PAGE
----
When Vladimir Nabokov died in 1977, he left instructions for his heirs to burn the 138 handwritten index cards that made up the rough draft of his final and unfinished novel, The Original of Laura
. But Nabokov’s wife, Vera, could not bear to destroy her husband’s last work, and when she died, the fate of the manuscript fell to her son. Dmitri Nabokov, now seventy-five--the Russian novelist’s only surviving heir, and translator of many of his books--has wrestled for three decades with the decision of whether to honor his father’s wish or preserve for posterity the last piece of writing of one of the greatest writers of the twentieth century. His decision finally to allow publication of the fragmented narrative--dark yet playful, preoccupied with mortality--affords us one last experience of Nabokov’s magnificent creativity, the quintessence of his unparalleled body of work.
Photos of the handwritten index cards accompany the text. They are perforated and can be removed and rearranged, as the author likely did when he was writing the novel.
Look Inside The Original of Laura
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From Publishers Weekly
Before Nabokov's death in 1977, he instructed his wife to burn the unfinished first draft—handwritten on 138 index cards—of what would be his final novel. She did not, and now Nabokov's son, Dmitri, is releasing them to the world, though after reading the book, readers will wonder if the Lolita
author is laughing or turning over in his grave.This very unfinished work reads largely like an outline, full of seeming notes-to-self, references to source material, sentence fragments, commentary and brief flashes of spectacular prose. It would be a mistake for readers to come to this expecting anything resembling a novel, though the few actual scenes here are unmistakably Nabokovian, with cutting wordplay, piercing description and uneasy-making situations—a character named Hubert H. Hubert molesting a girl, a decaying old man's strained attempt at perfunctory sex with his younger wife. The story appears to be about a woman named Flora (spelled, once, as FLaura), who has Lolita-like moments in her childhood and is later the subject of a scandalous novel, Laura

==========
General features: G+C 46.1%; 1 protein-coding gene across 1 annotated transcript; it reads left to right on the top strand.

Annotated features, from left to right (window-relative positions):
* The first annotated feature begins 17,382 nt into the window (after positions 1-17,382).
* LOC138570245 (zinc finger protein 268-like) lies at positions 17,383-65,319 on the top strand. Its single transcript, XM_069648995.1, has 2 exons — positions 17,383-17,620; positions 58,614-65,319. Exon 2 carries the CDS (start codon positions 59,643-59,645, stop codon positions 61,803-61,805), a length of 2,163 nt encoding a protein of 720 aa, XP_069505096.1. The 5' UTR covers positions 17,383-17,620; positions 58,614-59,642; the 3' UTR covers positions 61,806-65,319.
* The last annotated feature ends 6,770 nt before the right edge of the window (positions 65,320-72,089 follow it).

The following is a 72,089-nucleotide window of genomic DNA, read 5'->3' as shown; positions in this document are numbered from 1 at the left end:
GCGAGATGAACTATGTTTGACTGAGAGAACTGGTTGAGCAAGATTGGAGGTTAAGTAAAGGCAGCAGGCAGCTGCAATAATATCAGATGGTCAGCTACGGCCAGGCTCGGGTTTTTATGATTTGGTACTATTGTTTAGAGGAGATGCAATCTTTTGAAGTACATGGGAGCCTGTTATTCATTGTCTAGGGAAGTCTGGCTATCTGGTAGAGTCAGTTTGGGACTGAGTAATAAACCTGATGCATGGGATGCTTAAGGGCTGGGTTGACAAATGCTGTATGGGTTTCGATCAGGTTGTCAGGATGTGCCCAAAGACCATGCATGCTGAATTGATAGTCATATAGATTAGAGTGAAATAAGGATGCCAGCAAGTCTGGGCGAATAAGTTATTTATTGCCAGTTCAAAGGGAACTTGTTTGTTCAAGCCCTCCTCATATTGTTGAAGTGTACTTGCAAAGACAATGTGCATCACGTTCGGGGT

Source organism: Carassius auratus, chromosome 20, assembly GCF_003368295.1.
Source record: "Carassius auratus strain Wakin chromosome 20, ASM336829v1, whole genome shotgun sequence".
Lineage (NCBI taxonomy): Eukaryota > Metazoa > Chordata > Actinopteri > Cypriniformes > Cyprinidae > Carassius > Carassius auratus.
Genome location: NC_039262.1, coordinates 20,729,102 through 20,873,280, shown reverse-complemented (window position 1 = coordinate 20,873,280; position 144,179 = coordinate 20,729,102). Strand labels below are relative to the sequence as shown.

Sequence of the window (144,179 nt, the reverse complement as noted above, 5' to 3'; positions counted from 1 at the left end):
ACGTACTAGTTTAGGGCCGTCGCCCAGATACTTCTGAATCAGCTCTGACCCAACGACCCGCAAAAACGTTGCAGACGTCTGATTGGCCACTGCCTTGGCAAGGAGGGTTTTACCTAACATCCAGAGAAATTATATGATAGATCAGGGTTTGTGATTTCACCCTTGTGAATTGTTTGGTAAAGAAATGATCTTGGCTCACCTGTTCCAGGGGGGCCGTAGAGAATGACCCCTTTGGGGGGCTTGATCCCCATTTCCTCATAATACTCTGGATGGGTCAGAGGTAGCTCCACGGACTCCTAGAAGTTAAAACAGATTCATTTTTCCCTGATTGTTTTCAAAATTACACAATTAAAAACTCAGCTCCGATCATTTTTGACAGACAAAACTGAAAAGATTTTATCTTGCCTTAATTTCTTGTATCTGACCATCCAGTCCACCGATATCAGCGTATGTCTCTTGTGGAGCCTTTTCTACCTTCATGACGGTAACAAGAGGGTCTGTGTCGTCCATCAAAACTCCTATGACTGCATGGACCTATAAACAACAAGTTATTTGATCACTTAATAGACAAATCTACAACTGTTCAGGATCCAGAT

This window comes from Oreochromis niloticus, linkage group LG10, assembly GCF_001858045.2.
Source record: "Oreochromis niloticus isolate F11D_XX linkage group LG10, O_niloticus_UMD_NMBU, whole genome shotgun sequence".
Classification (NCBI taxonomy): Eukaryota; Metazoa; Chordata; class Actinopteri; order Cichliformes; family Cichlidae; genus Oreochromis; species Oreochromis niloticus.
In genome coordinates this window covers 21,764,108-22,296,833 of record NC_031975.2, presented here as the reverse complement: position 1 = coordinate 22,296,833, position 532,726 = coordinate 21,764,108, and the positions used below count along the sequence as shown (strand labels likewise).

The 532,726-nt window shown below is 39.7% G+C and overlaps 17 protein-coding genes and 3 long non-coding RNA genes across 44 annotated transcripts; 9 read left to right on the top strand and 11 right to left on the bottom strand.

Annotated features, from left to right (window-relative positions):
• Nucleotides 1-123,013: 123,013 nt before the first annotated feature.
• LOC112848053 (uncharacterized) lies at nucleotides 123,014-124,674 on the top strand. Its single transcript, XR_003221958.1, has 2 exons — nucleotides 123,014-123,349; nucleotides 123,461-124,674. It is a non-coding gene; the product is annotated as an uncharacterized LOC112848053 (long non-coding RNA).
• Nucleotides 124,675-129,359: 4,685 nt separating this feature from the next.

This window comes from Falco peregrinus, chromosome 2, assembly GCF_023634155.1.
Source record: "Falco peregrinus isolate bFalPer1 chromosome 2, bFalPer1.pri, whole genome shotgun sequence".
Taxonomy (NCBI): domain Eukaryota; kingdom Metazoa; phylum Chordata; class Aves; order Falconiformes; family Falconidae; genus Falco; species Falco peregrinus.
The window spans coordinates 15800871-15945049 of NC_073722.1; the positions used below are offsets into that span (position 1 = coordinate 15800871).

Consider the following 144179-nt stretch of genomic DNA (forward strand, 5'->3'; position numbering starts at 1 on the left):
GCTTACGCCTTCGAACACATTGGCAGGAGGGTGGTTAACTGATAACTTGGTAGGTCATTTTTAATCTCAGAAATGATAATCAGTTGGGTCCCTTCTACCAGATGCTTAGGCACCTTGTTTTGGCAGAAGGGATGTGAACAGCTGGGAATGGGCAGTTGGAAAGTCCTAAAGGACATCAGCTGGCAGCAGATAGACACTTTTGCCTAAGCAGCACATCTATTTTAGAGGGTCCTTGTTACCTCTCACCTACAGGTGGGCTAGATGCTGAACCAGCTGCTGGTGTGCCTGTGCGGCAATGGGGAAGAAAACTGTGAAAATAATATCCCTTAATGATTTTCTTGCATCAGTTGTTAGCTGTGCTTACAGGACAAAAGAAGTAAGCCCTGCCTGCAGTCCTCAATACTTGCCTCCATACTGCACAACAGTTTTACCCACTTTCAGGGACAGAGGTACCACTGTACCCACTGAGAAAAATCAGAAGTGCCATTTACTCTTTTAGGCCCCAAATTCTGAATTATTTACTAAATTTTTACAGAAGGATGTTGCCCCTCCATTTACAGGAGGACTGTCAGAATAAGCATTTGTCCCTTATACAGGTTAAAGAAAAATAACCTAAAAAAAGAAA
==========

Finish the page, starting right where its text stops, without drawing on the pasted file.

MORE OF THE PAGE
, written by a former lover. Mostly, this amounts to a peek inside the author's process and mindset as he neared death. Indeed, mortality, suicide, impotence, a disgust with the male human body—and an appreciation of the fit, young female body—figure prominently. Nabokov's handwritten index cards are reproduced with a transcription below of each card's contents, generally less than a paragraph. The scanned index cards (perforated so that they can be removed from the book) are what make this book an amazing document; they reveal Nabokov's neat handwriting and his own edits to the text: some lines are blacked out with scribbles, others simply crossed out. Words are inserted, typesetting notes and copyedit symbols pepper the writing, and the reverse of many cards bears a wobbly X. Depending on the reader's eye, the final card is either haunting or the great writer's final sly wink: it's a list of synonyms for efface—expunge
, rub out
, wipe out
and, finally, obliterate
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